A rapid malaria test kit that could aid diagnosis in developing countries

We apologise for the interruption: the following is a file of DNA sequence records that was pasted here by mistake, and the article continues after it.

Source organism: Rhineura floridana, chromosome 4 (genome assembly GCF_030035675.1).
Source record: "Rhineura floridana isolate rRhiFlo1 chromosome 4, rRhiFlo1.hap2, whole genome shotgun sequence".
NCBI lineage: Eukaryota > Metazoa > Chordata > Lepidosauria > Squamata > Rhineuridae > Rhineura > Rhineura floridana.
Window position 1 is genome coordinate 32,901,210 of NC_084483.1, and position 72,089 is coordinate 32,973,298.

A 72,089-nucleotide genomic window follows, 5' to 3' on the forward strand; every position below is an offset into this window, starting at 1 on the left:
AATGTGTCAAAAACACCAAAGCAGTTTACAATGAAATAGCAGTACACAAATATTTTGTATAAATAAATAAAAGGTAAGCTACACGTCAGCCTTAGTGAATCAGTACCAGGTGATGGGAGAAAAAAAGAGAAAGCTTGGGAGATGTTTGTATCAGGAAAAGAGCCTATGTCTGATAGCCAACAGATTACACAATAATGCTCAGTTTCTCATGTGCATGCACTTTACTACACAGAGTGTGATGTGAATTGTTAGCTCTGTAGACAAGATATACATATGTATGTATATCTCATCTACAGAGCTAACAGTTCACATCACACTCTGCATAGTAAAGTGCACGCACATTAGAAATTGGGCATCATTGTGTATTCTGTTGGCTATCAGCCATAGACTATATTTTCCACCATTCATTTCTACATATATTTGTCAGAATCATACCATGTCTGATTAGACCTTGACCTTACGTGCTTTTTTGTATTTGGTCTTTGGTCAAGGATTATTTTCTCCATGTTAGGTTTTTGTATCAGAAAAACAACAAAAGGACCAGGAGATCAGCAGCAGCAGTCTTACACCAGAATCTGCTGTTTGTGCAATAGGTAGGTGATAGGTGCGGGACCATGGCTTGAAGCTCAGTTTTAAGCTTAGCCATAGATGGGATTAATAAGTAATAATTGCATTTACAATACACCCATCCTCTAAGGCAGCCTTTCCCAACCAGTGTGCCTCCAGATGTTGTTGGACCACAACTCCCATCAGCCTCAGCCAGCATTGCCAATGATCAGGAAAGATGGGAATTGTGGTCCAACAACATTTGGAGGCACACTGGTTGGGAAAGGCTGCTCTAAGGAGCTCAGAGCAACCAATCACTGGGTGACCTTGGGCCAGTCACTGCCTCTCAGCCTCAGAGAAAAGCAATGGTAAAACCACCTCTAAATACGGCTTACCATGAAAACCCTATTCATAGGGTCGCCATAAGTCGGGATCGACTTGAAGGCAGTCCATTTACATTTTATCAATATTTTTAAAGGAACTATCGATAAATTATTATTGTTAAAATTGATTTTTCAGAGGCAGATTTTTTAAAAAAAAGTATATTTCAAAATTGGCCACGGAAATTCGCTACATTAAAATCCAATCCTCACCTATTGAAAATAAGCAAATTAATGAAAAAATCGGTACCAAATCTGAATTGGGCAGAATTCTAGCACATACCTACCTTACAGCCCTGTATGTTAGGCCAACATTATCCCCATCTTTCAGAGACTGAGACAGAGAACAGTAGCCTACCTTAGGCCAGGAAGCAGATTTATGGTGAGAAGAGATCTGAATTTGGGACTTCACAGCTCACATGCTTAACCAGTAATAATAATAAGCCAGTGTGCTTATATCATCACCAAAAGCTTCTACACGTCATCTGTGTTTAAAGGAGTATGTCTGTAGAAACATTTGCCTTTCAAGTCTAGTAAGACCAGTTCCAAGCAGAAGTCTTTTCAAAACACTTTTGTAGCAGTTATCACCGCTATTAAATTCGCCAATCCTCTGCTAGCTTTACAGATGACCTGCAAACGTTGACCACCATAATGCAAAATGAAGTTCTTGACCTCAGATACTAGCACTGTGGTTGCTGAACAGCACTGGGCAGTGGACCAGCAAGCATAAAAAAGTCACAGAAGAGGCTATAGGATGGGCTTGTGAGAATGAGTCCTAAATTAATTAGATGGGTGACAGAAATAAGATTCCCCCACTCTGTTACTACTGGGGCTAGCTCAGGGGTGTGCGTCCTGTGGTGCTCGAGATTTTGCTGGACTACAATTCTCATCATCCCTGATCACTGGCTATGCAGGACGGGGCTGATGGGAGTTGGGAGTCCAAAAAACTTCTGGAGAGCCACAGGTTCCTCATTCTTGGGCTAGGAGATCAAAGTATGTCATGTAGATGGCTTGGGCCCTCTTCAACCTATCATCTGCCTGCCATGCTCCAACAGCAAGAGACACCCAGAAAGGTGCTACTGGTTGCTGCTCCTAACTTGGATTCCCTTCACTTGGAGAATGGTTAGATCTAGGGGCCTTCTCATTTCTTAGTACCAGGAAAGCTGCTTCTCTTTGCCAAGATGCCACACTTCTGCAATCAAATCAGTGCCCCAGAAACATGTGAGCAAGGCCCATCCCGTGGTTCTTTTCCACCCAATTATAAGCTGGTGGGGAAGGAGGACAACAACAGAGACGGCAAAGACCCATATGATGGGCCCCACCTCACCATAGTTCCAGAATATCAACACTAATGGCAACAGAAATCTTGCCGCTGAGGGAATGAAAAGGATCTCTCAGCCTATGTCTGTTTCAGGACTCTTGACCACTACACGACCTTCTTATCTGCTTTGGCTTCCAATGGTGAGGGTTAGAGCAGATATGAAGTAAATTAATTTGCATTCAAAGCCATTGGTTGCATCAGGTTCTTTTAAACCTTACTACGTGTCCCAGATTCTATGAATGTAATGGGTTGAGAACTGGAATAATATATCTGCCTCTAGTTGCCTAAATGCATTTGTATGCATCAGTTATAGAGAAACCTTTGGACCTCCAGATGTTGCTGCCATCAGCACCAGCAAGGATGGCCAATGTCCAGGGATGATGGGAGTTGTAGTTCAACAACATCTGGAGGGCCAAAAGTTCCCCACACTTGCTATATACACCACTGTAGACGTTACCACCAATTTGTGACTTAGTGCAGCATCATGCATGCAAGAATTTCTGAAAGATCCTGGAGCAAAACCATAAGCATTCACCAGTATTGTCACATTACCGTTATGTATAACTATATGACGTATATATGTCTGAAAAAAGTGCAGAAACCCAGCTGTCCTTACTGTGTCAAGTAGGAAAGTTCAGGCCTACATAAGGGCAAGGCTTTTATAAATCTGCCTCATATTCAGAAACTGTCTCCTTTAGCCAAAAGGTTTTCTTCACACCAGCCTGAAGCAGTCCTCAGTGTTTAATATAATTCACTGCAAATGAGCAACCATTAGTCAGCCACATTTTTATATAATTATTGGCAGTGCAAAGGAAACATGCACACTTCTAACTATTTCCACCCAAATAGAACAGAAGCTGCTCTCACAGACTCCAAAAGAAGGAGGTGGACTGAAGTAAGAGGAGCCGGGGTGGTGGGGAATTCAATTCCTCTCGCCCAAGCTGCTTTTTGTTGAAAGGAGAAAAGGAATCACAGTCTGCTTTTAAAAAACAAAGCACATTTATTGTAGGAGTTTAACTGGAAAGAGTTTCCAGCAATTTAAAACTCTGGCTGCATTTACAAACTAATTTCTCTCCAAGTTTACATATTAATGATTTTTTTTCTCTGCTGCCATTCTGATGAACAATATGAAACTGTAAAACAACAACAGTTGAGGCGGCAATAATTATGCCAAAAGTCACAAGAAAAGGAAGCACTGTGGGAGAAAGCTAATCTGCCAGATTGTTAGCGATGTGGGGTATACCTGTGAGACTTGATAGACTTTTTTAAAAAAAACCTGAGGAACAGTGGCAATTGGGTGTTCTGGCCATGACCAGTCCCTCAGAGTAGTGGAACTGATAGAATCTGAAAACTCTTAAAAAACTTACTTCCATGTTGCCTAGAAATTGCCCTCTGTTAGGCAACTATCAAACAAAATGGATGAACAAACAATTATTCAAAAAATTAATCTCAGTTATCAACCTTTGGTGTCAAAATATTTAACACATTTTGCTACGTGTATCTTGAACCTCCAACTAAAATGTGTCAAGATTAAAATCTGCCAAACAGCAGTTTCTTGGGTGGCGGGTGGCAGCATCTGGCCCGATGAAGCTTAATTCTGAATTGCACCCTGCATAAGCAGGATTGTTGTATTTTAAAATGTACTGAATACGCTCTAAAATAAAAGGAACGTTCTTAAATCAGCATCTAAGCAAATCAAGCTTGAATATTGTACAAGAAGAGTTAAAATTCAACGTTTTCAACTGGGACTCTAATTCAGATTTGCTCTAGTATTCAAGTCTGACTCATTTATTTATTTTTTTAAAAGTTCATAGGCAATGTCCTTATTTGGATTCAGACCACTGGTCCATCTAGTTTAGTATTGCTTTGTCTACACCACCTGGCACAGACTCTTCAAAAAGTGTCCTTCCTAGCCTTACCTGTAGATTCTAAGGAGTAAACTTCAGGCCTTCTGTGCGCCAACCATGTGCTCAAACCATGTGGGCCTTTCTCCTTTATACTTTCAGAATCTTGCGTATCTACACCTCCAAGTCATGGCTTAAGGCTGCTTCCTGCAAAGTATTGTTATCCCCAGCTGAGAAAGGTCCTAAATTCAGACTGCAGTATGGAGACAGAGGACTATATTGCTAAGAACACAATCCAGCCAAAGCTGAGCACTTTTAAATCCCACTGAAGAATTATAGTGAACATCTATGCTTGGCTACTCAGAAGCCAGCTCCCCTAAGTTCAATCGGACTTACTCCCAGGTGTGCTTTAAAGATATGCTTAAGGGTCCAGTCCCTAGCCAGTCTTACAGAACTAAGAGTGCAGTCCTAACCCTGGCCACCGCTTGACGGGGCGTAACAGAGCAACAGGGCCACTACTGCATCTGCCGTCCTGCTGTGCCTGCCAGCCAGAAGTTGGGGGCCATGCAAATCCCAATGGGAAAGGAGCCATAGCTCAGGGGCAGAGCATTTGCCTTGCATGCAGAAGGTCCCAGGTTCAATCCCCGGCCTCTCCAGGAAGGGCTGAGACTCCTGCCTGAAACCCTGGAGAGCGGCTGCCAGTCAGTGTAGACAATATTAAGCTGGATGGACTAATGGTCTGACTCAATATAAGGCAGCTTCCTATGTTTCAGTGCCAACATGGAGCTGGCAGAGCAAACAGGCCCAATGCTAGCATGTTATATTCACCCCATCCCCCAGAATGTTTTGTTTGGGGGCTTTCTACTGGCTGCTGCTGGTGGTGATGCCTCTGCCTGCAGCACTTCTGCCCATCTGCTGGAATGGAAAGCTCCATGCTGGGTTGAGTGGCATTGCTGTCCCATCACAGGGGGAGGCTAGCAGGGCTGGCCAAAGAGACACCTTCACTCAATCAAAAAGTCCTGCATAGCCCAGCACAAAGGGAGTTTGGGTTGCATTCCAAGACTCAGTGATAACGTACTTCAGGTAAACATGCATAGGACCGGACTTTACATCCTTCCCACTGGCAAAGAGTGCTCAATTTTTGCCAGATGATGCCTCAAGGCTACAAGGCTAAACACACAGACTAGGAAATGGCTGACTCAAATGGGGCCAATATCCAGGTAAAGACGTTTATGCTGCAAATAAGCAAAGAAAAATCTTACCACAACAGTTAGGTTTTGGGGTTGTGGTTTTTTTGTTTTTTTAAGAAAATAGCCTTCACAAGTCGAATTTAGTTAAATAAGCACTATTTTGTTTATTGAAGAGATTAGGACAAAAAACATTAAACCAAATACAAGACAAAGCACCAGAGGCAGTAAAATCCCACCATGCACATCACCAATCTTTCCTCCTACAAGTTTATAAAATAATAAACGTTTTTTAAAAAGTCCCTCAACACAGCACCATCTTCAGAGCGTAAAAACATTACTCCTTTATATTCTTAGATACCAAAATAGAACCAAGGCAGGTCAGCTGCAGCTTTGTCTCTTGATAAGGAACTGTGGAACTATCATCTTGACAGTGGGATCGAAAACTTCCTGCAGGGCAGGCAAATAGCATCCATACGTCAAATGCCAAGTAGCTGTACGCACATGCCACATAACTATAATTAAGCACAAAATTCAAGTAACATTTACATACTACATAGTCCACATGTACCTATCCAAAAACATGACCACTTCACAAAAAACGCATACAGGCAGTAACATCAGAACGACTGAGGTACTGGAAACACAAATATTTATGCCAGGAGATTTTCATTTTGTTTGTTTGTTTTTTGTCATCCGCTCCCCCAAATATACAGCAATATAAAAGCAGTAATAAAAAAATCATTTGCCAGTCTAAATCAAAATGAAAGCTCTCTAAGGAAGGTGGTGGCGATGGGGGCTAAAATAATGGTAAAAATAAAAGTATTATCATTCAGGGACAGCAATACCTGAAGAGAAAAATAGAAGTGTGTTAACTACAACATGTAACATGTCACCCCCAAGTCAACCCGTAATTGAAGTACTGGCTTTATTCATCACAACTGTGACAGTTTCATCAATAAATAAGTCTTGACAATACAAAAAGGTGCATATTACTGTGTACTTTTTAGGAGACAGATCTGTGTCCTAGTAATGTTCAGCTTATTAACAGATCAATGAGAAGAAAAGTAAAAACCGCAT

Close-up of the prototype of NTU's rapid malaria test kit. Credit: NTU SingaporeThe test kit was developed by scientists at Nanyang Technological University (NTU Singapore). It delivers results within 30 minutes. This kit is expected to make it easier to diagnose malaria in the field. It's lightweight, portable, and easy to use.According to the World Health Organisation (WHO), malaria affected an estimated 229,000,000 people in 2019. In 2019, 409,000 people died from the disease transmitted by mosquitoes in 87 countries.High costs and a lack of infrastructure make it difficult to control and treat malaria in rural areas and developing countries. Although rapid diagnostic tests (RDTs for malaria) are not able to detect the early stages of the disease and can produce false positive or negative results, they can be used to diagnose the condition. They cannot also determine the severity of an infection.Associate Professor Liu Quan from NTU's School of Chemical and Biomedical Engineering led the study. He said that the kit was able to detect the presence of malaria even when there are very few parasites, particularly in the early stages of disease. It can also quantify parasite counts in each test, which allows doctors to track their patients' progress with fighting the disease."We hope that this will help with malaria elimination and control. Our test had one goal: to decrease the dependence on laboratory equipment for malaria detection. This is an important step towards diagnosing malaria in the field. Our goal was to find a tool that could be easily produced and accurate enough for quick screening.Dr Clement Yuen (Research Fellow at NTU's School of Chemical and Biomedical Engineering), holding a prototype of the rapid-malaria test kit. He was part the team of scientists that created the kit, led by Assoc Prof Liu Quan. Credit: NTU SingaporeLaurent Renia (Director of the Respiratory and Infectious Diseases Programme, NTU's Lee Kong Chian School of Medicine), who wasn't part of the study, assessed the test and said that the NTU test kit would fill the gap in the detection of malaria. It is sensitive, accurate, quick, and inexpensive. The test kit could be used by malaria specialists who are working remotely, or those without access to laboratory equipment, as it is easy to use and can be carried out without any training.In May, the study was published in Sensors and Actuators B. Chemical. NTU's team filed a patent application to protect their technology on top of an existing patent they had obtained in 2017.The key to the test's success is digested bloodThe current international standard for diagnosing malaria parasites in blood is still microscopic examination. This requires expertise and microscopes, which are often not readily available in rural areas or in countries with malaria-endemic populations.Researchers could be less dependent on expensive laboratory equipment by using the made-in-NTU kit. It would only need a sample of blood and water to function (see Image 1). The kit detects hemozoin, which is a byproduct of the malaria parasites' digestion of blood, and it provides a unique indicator of disease.To force the parasites out of red blood cells, mix ten microlitres (which is less than one drop) of patient's blood with water.The test kit contains a pump that draws in blood to make it contact with chemical patches. This causes hemazoin light up. A detector known as a Raman spectrumrometer detects the flashes of light and determines if there is an infection.The researchers infected human blood with malaria parasites to validate the accuracy and reliability of the test kit. This test can detect early stage parasites at levels of 125 parasites in a microlitre of blood. This is higher than the current rapid diagnostic tests.According to the researchers, each test would be approximately US$1 per device. This would allow for low-cost field testing at large scales.The team is looking for an industry partner and will conduct more trials on the malaria test kit in order to improve its functionality and sensitivity.Continue reading Magnetic attraction: A breakthrough test for malariaClement Yuen and colleagues, Towards malaria diagnosis based surface-enhanced Raman scattered with on-chip sample prep and near-analyte nucleote synthesis, Sensors & Actuators B : Chemical (2021). Clement Yuen and colleagues, Towards malaria diagnosis based upon surface-enhanced Raman scattered with on-chip sample prep and near-analyte synthesis. (2021). DOI: 10.1016/j.snb.2021.130162